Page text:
ALA 2016: Highlights of Diversity Panel Discussion

"Not Your Granny’s Dinner Conversation: Diversity, Race, Sex and Gender” featured seven children’s literature experts, all addressing tough questions and hot topics.
left to right: Jamie Campbell Naidoo, Pat Enciso, Dan Santat, Edith Campbell, Ashley Perez, Kelly Starling Lyons, Jason Low, Varian Johnson

Left to right: Jamie Campbell Naidoo, Pat Enciso, Dan Santat, Edith Campbell, Ashley Pérez,
Kelly Starling Lyons, Jason Low, Varian Johnson

“We’re here to enrich children’s lives and be responsible about it,” said Varian Johnson, author of The Great Greene Heist (Arthur A. Levine Books/Scholastic, 2014) as he spoke to a large audience of librarians, authors, and educators at a panel discussion at the American Library Association’s Annual Conference in Orlando.  Edith Campbell, assistant librarian at Indiana State University, moderated the Sunday morning session, “Not Your Granny’s Dinner Conversation: Diversity, Race, Sex and Gender” featuring seven children’s literature experts. Campbell kicked off the discussion by asking, “What role does being a publisher, author, scholar, or librarian have in monitoring accuracy in children’s literature?” Johnson encouraged authors to do research and “get it right.” Author Kelly Starling Lyons pointed out that the number of African American characters in books for children increased last year, but the number of books written by African American authors has not risen. She asked librarians to be “intentional in the books we buy for children” and make sure to purchase books written by people of color. Building on Lyons’s statements, Dr. Jamie Campbell Naidoo, associate professor at the University of Alabama, warned librarians not to assume a book with a favorable review is culturally authentic. He urged reviewers to “do your due diligence to make sure the books you review are culturally accurate.”   Left to right: Dan Santat, Pat Enciso, Jamie Campbell Naidoo

Left to right: Dan Santat, Pat Enciso, Jamie Campbell Naidoo

    Author and illustrator Dan Santat reminded authors that their words “carry a lot of weight.” He said that “some readers want every book to represent all people.” Santat noted that the writing community is nervous about tackling certain issues. There is a fear of being “skewered on social media.” Campbell followed up by asking if the panel thought things had changed since the publication of A Fine Dessert and A Birthday Cake for George Washington. Jason Low, publisher of Lee & Low Books, stressed the “importance of vetting books, especially ones that take place in the past.” Low shared that at Lee & Low Books, “We are never under the illusion that we are experts at everything.” He advised publishers to bring in experts to help check for accuracy. Staff at Lee & Low recently took part in a diversity training program which made them aware of some of their “gaps and blind spots.” The next part of the session explored schools and whether educators are prepared for difficult conversations around difficult texts in the classroom. Professor Pat Enciso from Ohio State University suggested that while “teachers are working tirelessly to meet state and federal demands” their experience with “diverse literature has been diminishing, not expanding.” Enciso used The Watsons Go to Birmingham-1963 by Christopher Paul Curtis (Holt, 1995) as an example. In schools, the book is often treated as “a nice story about a black family going through a hard time.” It’s not read and discussed as a story about racism. Enciso encouraged librarians to partner with teachers and curriculum directors to select material, provide a framework for literature, and facilitate conversations. left to right: Ashley Perez, Kelly Starling Lyons, Jason Low, Dan Santat, Pat Enciso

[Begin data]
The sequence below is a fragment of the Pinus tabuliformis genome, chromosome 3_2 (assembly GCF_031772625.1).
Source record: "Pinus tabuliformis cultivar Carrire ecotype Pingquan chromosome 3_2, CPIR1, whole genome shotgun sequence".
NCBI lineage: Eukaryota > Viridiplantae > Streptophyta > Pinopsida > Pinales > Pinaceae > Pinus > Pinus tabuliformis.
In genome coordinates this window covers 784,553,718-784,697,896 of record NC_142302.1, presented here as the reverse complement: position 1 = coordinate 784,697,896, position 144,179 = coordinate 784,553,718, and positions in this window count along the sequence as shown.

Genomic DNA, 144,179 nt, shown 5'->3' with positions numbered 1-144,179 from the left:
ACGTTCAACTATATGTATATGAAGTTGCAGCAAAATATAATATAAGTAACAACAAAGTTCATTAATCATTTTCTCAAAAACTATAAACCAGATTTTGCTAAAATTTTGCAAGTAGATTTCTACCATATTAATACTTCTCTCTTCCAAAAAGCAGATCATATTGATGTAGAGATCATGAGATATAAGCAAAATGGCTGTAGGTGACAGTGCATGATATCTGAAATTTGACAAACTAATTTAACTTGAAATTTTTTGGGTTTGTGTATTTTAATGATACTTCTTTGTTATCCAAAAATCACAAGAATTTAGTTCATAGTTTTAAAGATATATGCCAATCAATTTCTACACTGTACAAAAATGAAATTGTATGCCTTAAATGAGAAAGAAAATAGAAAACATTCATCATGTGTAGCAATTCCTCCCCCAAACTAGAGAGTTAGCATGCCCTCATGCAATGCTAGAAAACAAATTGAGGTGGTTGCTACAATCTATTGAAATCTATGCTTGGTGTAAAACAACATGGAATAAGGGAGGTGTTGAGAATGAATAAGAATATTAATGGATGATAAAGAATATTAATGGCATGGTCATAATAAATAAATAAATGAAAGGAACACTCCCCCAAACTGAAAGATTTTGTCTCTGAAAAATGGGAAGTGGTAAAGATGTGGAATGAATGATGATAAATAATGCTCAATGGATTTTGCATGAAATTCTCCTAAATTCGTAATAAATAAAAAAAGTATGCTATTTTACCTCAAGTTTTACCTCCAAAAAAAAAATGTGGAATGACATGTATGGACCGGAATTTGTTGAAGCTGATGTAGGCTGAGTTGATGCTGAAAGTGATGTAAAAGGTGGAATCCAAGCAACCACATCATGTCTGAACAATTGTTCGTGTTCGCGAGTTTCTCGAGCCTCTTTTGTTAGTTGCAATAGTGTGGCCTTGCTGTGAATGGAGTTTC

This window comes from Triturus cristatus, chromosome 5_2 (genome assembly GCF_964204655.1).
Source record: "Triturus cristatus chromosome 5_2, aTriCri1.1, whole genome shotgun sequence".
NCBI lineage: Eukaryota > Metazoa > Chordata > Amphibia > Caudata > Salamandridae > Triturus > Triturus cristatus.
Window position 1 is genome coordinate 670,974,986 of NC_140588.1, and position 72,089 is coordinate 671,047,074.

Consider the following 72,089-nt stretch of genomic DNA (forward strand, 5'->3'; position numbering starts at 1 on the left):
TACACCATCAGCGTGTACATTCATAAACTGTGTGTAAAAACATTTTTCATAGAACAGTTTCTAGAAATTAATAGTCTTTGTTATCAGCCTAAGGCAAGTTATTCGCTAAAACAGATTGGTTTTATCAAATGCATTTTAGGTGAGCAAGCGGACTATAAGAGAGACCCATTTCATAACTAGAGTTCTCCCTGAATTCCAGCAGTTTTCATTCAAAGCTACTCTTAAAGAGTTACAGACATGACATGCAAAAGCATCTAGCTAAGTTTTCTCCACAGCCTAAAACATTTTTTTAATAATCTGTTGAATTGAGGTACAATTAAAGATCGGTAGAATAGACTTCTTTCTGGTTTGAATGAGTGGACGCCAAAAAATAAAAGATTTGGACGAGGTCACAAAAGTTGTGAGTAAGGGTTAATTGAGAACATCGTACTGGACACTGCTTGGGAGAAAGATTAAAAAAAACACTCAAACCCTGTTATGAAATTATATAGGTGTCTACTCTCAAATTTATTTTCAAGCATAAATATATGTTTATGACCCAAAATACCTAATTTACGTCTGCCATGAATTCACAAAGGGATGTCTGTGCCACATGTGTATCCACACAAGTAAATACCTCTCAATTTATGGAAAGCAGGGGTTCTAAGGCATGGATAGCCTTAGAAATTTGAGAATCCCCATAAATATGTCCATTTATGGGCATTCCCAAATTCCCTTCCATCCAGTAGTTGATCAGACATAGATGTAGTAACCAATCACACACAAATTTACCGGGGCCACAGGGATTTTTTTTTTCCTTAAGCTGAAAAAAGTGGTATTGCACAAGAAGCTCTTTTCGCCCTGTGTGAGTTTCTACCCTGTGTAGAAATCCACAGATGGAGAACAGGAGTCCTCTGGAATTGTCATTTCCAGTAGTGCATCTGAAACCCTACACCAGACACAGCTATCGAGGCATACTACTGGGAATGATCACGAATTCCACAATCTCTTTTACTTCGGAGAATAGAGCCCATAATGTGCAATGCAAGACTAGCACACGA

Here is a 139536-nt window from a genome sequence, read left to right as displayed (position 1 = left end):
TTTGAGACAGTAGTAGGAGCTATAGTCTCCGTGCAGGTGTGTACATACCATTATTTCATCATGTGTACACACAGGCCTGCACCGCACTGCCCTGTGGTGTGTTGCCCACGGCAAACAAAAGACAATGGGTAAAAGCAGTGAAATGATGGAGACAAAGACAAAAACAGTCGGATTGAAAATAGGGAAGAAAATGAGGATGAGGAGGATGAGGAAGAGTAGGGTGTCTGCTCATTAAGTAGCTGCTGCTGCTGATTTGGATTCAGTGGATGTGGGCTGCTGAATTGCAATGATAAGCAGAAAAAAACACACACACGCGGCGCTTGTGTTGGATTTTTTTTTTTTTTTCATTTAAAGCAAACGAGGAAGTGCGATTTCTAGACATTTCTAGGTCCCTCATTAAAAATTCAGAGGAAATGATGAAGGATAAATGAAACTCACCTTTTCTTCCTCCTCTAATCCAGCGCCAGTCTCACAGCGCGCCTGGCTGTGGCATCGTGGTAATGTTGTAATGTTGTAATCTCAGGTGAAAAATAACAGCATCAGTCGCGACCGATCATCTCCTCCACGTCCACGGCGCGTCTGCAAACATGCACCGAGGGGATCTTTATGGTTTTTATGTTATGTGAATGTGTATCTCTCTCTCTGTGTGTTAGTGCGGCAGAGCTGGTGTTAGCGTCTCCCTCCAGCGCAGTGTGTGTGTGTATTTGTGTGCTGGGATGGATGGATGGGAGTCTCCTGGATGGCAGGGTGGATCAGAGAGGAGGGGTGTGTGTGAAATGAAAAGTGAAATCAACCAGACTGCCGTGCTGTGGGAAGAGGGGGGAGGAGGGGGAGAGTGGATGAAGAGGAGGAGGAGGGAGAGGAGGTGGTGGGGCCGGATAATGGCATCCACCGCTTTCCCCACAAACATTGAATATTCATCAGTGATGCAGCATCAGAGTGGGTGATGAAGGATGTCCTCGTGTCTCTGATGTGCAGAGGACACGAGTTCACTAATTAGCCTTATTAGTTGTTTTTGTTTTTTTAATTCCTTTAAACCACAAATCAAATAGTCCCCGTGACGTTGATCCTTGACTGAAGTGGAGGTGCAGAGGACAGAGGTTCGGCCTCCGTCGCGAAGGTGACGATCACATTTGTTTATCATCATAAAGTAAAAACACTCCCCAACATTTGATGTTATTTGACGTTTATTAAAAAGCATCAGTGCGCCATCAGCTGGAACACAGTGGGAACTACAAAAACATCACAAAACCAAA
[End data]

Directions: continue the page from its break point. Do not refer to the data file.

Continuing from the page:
Left to right: Ashley Pérez, Kelly Starling Lyons, Jason Low, Dan Santat, Pat Enciso

Next, the discussion turned to the topic of author visits. Ashley Pérez, author of Out of Darkness (Carolrhoda Lab, 2015) said that she wants students to leave her author visits with the “powerful sense that every story matters.” Students should understand that “their stories should take up space in the world.” Johnson built on that idea, noting “Students should see themselves in books.” He hopes his author visits “inspire students to be creators and thinkers.” Campbell brought up the topic of the recent Orlando nightclub shootings and the role libraries have in representing marginalized groups. She then posed the question, “What conversations do we need to have in our libraries?” Naidoo responded, “We wear our rainbow pins and our black armbands and talk about inclusivity, but are we doing the work in our libraries?” He suggested that sometimes librarians are afraid of what parents will say. Naidoo encouraged librarians to work in tandem with cultural groups and get input from the community. “Our role is to serve the people. Are we really serving all the people?” As the session came to an end, Campbell asked, “How can libraries and publishers collaborate to reduce the possibility of challenges?” An answer was offered without pause. “Someone will always find something objectionable in a book,” stated Low. “Make sure the book has a lot of good things about it making it worth fighting for.” Naidoo’s advice for the audience was to look for allies in the community. An hour was not enough time to explore the many questions and topics moderator Campbell had planned. However, the session served as an important conversation starter on the topics of diversity, responsibility, and accuracy in children’s literature for the many librarians, educators, and authors in attendance. Cathy Potter is a school librarian at Falmouth Elementary School in Falmouth, ME.

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